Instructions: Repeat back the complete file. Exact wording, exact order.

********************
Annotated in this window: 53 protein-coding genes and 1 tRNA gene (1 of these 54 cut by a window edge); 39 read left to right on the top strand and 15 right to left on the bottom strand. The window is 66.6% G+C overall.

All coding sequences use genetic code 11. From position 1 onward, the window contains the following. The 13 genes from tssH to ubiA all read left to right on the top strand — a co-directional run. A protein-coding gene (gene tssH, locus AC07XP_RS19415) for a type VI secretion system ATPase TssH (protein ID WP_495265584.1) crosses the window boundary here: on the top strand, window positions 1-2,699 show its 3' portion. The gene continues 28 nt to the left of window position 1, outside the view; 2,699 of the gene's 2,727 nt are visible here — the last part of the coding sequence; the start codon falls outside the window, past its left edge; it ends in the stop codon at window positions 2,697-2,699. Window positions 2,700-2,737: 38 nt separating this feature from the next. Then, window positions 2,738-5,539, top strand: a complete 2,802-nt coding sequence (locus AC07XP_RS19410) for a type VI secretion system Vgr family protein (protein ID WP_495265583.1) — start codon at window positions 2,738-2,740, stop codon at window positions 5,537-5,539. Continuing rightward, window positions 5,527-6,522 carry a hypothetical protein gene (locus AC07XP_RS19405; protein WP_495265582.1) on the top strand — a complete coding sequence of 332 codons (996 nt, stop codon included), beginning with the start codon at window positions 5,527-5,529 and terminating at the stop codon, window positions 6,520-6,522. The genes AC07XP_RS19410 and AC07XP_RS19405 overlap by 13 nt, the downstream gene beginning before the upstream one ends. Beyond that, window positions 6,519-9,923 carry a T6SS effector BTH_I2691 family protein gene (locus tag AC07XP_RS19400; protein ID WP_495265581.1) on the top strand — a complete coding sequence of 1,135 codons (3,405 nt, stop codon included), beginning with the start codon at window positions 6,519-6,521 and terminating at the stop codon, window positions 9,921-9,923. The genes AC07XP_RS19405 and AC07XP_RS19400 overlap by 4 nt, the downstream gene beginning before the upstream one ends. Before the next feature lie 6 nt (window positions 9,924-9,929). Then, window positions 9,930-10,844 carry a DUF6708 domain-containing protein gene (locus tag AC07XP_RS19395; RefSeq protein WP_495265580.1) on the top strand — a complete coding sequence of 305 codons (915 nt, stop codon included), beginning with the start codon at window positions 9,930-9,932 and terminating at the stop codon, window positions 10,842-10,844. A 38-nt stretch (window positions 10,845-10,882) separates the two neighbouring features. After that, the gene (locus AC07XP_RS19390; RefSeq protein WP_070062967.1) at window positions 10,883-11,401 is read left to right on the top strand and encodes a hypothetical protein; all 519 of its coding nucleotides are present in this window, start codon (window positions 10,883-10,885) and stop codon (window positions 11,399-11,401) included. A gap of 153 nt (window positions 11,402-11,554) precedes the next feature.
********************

Annotated in this window: 53 protein-coding genes and 1 tRNA gene (1 of these 54 cut by a window edge); 39 read left to right on the top strand and 15 right to left on the bottom strand. The window is 66.6% G+C overall.

All coding sequences use genetic code 11. From position 1 onward, the window contains the following. The 13 genes from tssH to ubiA all read left to right on the top strand — a co-directional run. A protein-coding gene (gene tssH, locus AC07XP_RS19415) for a type VI secretion system ATPase TssH (protein ID WP_495265584.1) crosses the window boundary here: on the top strand, window positions 1-2,699 show its 3' portion. The gene continues 28 nt to the left of window position 1, outside the view; 2,699 of the gene's 2,727 nt are visible here — the last part of the coding sequence; the start codon falls outside the window, past its left edge; it ends in the stop codon at window positions 2,697-2,699. Window positions 2,700-2,737: 38 nt separating this feature from the next. Then, window positions 2,738-5,539, top strand: a complete 2,802-nt coding sequence (locus AC07XP_RS19410) for a type VI secretion system Vgr family protein (protein ID WP_495265583.1) — start codon at window positions 2,738-2,740, stop codon at window positions 5,537-5,539. Continuing rightward, window positions 5,527-6,522 carry a hypothetical protein gene (locus AC07XP_RS19405; protein WP_495265582.1) on the top strand — a complete coding sequence of 332 codons (996 nt, stop codon included), beginning with the start codon at window positions 5,527-5,529 and terminating at the stop codon, window positions 6,520-6,522. The genes AC07XP_RS19410 and AC07XP_RS19405 overlap by 13 nt, the downstream gene beginning before the upstream one ends. Beyond that, window positions 6,519-9,923 carry a T6SS effector BTH_I2691 family protein gene (locus tag AC07XP_RS19400; protein ID WP_495265581.1) on the top strand — a complete coding sequence of 1,135 codons (3,405 nt, stop codon included), beginning with the start codon at window positions 6,519-6,521 and terminating at the stop codon, window positions 9,921-9,923. The genes AC07XP_RS19405 and AC07XP_RS19400 overlap by 4 nt, the downstream gene beginning before the upstream one ends. Before the next feature lie 6 nt (window positions 9,924-9,929). Then, window positions 9,930-10,844 carry a DUF6708 domain-containing protein gene (locus tag AC07XP_RS19395; RefSeq protein WP_495265580.1) on the top strand — a complete coding sequence of 305 codons (915 nt, stop codon included), beginning with the start codon at window positions 9,930-9,932 and terminating at the stop codon, window positions 10,842-10,844. A 38-nt stretch (window positions 10,845-10,882) separates the two neighbouring features. After that, the gene (locus AC07XP_RS19390; RefSeq protein WP_070062967.1) at window positions 10,883-11,401 is read left to right on the top strand and encodes a hypothetical protein; all 519 of its coding nucleotides are present in this window, start codon (window positions 10,883-10,885) and stop codon (window positions 11,399-11,401) included. A gap of 153 nt (window positions 11,402-11,554) precedes the next feature.